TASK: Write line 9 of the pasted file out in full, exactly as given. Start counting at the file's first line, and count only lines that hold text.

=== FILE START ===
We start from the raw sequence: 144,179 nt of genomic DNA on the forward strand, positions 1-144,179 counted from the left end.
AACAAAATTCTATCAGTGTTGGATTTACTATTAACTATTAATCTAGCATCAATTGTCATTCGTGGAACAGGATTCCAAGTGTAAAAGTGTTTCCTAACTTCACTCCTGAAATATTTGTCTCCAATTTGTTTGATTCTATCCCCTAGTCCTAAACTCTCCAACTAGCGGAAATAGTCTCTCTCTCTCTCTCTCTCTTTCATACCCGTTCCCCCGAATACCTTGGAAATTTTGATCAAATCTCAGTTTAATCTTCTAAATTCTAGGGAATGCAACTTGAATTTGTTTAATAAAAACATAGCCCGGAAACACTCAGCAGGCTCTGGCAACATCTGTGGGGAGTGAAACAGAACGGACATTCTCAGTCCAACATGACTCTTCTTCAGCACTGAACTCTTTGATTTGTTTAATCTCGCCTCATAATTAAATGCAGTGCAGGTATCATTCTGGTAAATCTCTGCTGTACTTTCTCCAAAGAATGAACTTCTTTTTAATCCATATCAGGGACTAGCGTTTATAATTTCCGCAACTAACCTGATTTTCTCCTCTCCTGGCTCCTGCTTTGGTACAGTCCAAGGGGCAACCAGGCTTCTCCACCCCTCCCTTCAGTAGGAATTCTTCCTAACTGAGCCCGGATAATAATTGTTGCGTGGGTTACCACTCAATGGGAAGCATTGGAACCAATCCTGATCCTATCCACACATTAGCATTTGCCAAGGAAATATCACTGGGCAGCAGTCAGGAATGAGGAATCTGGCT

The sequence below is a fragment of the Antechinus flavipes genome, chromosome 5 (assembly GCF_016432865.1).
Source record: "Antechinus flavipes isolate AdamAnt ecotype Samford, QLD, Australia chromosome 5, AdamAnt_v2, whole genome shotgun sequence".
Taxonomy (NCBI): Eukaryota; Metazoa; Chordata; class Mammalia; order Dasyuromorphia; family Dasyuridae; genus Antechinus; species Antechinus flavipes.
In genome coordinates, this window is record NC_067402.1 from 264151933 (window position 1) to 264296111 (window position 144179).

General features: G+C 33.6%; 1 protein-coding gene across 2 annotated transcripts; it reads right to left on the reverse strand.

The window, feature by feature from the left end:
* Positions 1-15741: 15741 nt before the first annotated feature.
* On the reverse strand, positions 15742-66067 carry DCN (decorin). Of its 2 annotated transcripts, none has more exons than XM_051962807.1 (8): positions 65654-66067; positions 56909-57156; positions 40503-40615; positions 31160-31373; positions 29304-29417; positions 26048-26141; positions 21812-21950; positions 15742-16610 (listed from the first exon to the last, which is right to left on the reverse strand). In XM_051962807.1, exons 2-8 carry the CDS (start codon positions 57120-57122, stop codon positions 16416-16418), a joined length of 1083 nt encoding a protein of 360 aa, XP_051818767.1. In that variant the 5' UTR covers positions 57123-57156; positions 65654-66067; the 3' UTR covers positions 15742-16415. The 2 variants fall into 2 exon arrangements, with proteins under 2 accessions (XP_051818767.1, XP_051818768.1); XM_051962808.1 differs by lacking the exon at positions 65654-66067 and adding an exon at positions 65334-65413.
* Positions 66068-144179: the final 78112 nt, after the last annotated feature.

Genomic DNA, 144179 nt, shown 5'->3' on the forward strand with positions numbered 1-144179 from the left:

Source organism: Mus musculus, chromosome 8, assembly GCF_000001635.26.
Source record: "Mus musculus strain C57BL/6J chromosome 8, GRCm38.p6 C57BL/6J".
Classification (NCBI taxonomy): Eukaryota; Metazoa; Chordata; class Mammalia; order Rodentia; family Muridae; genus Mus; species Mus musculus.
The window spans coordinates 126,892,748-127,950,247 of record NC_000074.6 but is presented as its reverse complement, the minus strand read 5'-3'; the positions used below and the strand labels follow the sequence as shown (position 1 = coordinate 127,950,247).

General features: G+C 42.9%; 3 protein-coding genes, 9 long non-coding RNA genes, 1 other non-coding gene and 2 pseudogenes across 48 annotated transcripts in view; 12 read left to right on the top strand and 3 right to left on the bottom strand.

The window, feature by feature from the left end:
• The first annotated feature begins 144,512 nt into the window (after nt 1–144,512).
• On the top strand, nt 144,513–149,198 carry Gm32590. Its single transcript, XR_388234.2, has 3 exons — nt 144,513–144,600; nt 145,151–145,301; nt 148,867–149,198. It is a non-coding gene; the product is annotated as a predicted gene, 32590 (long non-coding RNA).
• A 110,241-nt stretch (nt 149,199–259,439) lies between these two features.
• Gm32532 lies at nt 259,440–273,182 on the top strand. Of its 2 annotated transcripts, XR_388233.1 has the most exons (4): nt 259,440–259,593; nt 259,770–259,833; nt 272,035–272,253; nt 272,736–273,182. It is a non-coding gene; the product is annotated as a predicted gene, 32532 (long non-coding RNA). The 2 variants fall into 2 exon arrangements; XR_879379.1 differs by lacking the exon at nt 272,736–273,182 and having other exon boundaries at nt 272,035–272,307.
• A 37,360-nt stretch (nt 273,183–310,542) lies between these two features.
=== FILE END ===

* Positions 1-15741: 15741 nt before the first annotated feature.